Maybe in this lifetime war against myself, my ability to cloak and deceive others and myself has been my worst enemy, because:
My family never knew I hated being told regularly about things I did that were not how a boy should do it.
My teachers never knew how wrong it was being force to go out in the ‘playground’ three times a day to be teased and bullied.
My male school chums never knew how much I longed to go and sit and talk to the group of girls ‘over there’.
The girls over there never knew that I just wanted to be one of them.
Nobody ever suggested there was a solution to feeling like an alien in your own body, like a stranger on the planet.
Maybe the rest of my world didn’t know or care about these things because it wasn’t their job to understand me. That was my job, and if I had been doing my job, maybe I would have refused to work so hard at pleasing everyone by making myself look and act as they expected. Maybe if I had just refused to play with the boys, gone over and sat with those laughing girls and laughed with them, the war against myself could have been avoided. Maybe instead, I would have had a good war against the parts of the world that interfere with people who just want to live their lives authentically.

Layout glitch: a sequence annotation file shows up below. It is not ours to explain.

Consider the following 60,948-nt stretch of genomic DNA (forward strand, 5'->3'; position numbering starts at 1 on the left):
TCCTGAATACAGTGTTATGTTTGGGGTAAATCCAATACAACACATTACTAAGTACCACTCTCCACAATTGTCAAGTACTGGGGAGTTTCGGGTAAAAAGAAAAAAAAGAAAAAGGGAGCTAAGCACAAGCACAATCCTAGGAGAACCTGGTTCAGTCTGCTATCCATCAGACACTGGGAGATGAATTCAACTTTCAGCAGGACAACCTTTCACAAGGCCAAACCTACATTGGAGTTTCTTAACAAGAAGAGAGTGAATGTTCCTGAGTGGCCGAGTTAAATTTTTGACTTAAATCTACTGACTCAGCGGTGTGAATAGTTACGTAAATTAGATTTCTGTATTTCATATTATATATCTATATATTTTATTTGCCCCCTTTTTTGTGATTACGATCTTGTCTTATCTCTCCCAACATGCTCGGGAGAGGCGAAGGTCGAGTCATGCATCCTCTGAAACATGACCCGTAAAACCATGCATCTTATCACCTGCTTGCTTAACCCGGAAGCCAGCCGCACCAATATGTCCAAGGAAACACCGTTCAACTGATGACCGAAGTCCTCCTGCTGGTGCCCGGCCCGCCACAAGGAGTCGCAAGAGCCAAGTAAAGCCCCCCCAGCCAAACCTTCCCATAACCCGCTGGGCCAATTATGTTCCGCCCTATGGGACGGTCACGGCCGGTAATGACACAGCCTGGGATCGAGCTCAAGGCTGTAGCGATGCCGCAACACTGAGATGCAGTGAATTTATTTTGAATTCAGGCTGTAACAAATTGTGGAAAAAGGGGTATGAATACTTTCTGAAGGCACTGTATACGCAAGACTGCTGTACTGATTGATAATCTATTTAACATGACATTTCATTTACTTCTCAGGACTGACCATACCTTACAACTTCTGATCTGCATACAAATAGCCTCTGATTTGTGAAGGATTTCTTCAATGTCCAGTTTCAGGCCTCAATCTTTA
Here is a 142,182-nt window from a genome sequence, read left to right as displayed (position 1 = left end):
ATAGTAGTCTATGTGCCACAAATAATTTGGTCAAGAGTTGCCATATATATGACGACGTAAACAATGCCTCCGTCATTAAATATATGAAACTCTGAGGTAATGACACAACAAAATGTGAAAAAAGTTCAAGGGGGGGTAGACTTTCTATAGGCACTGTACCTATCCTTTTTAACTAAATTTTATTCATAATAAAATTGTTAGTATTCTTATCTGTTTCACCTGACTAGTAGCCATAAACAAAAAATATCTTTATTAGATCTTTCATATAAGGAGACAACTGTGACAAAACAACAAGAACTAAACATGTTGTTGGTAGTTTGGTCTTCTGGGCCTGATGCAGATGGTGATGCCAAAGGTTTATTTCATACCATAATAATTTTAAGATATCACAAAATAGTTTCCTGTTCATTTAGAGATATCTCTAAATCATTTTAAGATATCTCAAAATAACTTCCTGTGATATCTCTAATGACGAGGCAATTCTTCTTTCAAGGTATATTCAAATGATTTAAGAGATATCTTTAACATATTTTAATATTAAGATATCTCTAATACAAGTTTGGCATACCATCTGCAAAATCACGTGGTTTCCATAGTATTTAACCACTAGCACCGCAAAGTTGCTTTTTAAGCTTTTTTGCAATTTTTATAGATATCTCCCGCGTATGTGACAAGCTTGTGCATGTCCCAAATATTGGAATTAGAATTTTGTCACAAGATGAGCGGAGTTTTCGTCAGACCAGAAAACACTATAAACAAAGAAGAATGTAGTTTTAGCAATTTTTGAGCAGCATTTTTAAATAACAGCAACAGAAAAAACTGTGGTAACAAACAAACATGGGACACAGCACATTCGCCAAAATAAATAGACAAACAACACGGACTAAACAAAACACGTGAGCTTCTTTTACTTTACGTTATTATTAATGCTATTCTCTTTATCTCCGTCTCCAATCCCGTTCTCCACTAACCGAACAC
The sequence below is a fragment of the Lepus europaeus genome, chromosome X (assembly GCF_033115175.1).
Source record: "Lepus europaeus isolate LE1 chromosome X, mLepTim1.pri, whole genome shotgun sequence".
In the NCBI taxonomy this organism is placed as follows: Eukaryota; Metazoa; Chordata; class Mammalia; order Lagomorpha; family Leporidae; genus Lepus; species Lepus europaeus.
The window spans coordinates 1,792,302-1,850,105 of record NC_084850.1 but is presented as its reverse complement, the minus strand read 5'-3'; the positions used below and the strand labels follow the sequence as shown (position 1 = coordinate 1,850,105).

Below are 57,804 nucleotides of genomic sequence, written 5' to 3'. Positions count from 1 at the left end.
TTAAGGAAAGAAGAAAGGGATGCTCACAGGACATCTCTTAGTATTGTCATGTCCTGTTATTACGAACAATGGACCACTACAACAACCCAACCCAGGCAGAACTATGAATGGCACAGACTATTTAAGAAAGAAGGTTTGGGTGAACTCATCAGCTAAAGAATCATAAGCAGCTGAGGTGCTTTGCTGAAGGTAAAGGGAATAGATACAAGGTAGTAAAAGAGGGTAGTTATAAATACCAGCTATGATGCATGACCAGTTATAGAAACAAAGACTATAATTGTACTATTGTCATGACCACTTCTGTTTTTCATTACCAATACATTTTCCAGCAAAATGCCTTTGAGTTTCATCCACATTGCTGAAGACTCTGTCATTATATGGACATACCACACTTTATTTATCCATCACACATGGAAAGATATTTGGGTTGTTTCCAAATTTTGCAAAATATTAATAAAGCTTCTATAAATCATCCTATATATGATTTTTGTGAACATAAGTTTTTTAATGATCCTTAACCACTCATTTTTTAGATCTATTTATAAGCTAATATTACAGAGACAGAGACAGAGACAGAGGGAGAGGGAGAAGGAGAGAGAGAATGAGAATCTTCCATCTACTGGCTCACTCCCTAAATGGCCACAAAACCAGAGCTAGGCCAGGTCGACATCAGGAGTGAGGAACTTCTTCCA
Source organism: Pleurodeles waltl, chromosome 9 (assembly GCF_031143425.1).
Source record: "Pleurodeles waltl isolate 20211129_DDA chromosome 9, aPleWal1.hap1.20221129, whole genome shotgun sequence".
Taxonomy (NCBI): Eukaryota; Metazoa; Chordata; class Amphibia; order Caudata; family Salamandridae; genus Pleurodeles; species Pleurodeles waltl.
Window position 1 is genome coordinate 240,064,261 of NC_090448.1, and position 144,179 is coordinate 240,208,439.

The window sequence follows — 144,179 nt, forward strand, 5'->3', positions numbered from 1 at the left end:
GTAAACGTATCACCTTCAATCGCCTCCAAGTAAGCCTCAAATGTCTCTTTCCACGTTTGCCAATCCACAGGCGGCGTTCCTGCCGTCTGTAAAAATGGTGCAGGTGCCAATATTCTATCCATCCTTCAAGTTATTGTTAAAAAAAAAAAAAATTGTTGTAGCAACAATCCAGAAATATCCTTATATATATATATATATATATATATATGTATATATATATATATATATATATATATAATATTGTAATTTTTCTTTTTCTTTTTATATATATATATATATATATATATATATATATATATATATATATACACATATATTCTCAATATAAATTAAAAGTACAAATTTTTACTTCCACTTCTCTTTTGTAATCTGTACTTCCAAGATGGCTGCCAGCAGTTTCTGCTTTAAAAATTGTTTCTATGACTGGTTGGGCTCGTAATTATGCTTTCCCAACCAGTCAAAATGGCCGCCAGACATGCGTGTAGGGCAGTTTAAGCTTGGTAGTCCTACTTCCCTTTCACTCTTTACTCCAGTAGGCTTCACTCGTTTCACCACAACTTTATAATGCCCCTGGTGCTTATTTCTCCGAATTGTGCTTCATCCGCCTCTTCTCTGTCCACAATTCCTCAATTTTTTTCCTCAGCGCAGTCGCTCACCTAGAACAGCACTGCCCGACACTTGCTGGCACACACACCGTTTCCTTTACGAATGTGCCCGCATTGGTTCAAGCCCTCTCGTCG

One of the best pieces of advice I ever received came via my Grandfather. He said “It is alright to make mistakes. You need to make mistakes in order to learn. Just don’t make the same ones over and over!”
So, it could be true today and for the rest of my life, that by refusing to work so hard at pleasing everyone, making myself look and act as they expect, refusing to ‘play with the boys’ if I don’t feel like it, going over and sitting with those laughing ladies so I can laugh with them, maybe I can become the best I can be NOW, and forget about a lifetime of regret that taught me these lessons.
Maybe it isn’t too late to stop hating the man I became because of my choices.
“Some people laughed to see the alteration in him, but he let them laugh, and little heeded them; for he was wise enough to know that nothing ever happened on this globe, for good, at which some people did not have their fill of laughter in the outset”